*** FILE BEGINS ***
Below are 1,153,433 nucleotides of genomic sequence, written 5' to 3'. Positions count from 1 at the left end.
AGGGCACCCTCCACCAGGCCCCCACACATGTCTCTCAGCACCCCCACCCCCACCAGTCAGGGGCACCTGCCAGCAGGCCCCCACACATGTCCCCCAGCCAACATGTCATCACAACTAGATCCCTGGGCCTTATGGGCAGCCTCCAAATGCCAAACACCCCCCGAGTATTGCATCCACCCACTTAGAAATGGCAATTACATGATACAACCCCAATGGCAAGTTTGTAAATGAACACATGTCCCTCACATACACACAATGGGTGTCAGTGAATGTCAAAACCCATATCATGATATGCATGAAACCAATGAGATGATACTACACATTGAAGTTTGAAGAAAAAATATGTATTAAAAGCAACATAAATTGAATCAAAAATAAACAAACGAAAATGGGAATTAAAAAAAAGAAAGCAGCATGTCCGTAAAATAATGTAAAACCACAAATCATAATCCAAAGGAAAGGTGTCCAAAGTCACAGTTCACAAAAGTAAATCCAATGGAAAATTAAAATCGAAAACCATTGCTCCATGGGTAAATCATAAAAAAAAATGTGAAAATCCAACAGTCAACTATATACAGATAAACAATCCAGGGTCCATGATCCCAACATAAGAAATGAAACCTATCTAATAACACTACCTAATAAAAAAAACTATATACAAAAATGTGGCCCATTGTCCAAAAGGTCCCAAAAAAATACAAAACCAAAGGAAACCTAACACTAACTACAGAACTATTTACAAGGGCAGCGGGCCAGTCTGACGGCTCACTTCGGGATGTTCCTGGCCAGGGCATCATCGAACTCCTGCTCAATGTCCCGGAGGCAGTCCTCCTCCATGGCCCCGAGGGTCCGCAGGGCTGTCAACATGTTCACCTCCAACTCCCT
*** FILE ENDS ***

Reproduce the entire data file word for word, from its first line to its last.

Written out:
Below are 1,153,433 nucleotides of genomic sequence, written 5' to 3'. Positions count from 1 at the left end.
AGGGCACCCTCCACCAGGCCCCCACACATGTCTCTCAGCACCCCCACCCCCACCAGTCAGGGGCACCTGCCAGCAGGCCCCCACACATGTCCCCCAGCCAACATGTCATCACAACTAGATCCCTGGGCCTTATGGGCAGCCTCCAAATGCCAAACACCCCCCGAGTATTGCATCCACCCACTTAGAAATGGCAATTACATGATACAACCCCAATGGCAAGTTTGTAAATGAACACATGTCCCTCACATACACACAATGGGTGTCAGTGAATGTCAAAACCCATATCATGATATGCATGAAACCAATGAGATGATACTACACATTGAAGTTTGAAGAAAAAATATGTATTAAAAGCAACATAAATTGAATCAAAAATAAACAAACGAAAATGGGAATTAAAAAAAAGAAAGCAGCATGTCCGTAAAATAATGTAAAACCACAAATCATAATCCAAAGGAAAGGTGTCCAAAGTCACAGTTCACAAAAGTAAATCCAATGGAAAATTAAAATCGAAAACCATTGCTCCATGGGTAAATCATAAAAAAAAATGTGAAAATCCAACAGTCAACTATATACAGATAAACAATCCAGGGTCCATGATCCCAACATAAGAAATGAAACCTATCTAATAACACTACCTAATAAAAAAAACTATATACAAAAATGTGGCCCATTGTCCAAAAGGTCCCAAAAAAATACAAAACCAAAGGAAACCTAACACTAACTACAGAACTATTTACAAGGGCAGCGGGCCAGTCTGACGGCTCACTTCGGGATGTTCCTGGCCAGGGCATCATCGAACTCCTGCTCAATGTCCCGGAGGCAGTCCTCCTCCATGGCCCCGAGGGTCCGCAGGGCTGTCAACATGTTCACCTCCAACTCCCT